11.3 Southern polar ozone variability as observed by Aura MLS

Thursday, 11 June 2009: 2:30 PM
Pinnacle A (Stoweflake Resort and Confernce Center)
Shuntai Zhou, NOAA/NWS/NCEP/CPC, Camp Springs, MD; and C. S. Long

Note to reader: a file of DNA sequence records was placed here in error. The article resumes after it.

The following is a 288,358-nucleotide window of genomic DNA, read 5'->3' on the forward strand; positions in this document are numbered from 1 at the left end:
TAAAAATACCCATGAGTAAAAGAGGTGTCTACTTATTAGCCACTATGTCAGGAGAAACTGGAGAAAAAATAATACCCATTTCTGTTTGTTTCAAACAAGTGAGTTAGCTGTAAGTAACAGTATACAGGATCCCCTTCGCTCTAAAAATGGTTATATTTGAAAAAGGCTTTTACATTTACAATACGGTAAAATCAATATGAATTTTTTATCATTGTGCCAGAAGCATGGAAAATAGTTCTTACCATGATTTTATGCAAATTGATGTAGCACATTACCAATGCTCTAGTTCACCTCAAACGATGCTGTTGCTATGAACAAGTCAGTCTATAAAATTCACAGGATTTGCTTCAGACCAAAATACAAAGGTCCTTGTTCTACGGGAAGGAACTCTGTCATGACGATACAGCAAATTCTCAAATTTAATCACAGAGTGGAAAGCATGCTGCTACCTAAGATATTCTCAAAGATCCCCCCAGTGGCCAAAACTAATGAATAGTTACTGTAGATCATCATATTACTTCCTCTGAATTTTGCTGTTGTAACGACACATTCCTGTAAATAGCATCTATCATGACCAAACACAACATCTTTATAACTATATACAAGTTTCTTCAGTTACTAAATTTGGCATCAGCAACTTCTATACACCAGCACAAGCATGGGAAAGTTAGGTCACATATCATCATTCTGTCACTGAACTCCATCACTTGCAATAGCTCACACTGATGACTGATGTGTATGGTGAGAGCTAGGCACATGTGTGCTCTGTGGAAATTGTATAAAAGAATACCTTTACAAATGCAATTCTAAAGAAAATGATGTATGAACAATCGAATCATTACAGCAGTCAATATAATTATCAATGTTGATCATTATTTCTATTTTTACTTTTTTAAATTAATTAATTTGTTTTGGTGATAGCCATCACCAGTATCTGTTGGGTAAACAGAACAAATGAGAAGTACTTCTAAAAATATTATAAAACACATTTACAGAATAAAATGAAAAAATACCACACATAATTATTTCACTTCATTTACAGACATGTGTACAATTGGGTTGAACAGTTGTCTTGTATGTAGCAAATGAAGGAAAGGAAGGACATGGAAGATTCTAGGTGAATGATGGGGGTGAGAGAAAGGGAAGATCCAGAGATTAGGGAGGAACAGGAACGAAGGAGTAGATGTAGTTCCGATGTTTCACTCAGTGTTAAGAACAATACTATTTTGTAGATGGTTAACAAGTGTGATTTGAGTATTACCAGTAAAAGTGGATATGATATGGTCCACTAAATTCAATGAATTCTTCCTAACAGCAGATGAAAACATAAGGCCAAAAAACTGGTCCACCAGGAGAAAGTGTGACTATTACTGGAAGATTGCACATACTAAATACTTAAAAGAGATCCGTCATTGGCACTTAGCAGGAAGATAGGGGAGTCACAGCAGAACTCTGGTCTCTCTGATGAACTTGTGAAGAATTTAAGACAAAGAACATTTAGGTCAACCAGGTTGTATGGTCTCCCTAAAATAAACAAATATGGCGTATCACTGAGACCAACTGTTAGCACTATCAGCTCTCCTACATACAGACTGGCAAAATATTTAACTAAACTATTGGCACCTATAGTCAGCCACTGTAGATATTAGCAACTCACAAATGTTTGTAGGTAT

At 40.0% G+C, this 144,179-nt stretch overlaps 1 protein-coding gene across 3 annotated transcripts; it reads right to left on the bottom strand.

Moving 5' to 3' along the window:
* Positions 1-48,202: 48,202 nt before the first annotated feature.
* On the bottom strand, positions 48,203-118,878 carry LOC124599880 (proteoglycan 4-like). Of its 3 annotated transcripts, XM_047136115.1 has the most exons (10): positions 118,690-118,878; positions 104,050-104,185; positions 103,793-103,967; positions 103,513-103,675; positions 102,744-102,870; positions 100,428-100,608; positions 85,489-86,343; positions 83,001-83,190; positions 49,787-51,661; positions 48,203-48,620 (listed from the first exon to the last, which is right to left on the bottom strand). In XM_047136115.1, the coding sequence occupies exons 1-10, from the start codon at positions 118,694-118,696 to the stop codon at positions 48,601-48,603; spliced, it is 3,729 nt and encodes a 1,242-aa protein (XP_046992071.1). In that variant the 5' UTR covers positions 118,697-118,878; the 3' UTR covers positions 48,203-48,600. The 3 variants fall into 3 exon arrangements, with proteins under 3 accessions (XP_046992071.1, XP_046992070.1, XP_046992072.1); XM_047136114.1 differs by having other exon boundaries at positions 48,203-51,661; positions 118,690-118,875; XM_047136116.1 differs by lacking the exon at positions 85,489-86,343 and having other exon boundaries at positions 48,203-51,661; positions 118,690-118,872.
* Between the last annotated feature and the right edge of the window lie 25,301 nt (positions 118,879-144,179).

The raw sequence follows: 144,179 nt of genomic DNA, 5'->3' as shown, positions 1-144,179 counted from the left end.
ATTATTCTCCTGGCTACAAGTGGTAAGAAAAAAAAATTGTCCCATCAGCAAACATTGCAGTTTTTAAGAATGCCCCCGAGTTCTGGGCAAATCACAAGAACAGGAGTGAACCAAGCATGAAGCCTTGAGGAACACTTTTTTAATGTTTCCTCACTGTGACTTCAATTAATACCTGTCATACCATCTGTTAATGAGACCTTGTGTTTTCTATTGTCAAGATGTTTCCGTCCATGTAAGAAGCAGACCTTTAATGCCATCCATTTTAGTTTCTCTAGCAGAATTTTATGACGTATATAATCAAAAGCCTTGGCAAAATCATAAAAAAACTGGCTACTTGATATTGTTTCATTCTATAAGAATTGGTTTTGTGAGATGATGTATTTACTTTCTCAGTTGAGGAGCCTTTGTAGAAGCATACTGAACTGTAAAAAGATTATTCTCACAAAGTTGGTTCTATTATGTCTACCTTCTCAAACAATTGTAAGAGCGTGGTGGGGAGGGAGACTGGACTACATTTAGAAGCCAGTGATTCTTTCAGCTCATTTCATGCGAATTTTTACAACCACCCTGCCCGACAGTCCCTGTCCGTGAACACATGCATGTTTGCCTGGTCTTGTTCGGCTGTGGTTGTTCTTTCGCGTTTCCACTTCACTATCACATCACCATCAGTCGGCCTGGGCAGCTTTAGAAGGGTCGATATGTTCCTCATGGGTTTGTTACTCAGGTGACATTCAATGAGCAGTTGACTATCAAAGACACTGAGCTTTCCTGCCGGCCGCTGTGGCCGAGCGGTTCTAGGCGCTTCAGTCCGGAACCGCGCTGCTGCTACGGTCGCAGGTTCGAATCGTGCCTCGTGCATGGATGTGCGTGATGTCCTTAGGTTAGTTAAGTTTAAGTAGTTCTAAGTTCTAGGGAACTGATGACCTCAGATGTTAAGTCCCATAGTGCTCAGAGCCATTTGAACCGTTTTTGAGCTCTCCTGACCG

The Antarctic ozone hole has shown large inter-annual variability in its size, depth, onset and vanishing times. Even if the ozone depleting gases have been leveled in the stratosphere since mid 1990's, there is still no apparent sign of “ozone recovery” in the southern polar region, as well as in the whole southern hemisphere. It is essential to understand complete life cycles of the ozone hole from its formation to vanishing, in particular how the ozone hole is affected by dynamical processes in different stages, and how stratospheric dynamics are affected by ozone depletions feedback. Previous studies have shown little on the early stage and pre-conditions of ozone holes due to lack of polar ozone data in the polar night, because most satellite ozone instruments (e.g., TOMS, SBUV) require sunlight, and ground-based ozone sonde data were scarce. Now, Aura MLS provides an opportunity with more than four years of ozone (and chlorine) measurements covering major polar night area beyond 80S, allowing a full investigation of polar ozone depletion process. We will use these datasets and other meteorological datasets to study the inter-annual variability of south polar ozone. Our focus is on the southern winter time before ozone holes reach their peaks. We will compare ozone depletion rate and ozone hole onset time among the recent years, and determine how the year-to-year differences are related to dynamical and chemical conditions before and during ozone hole formation.
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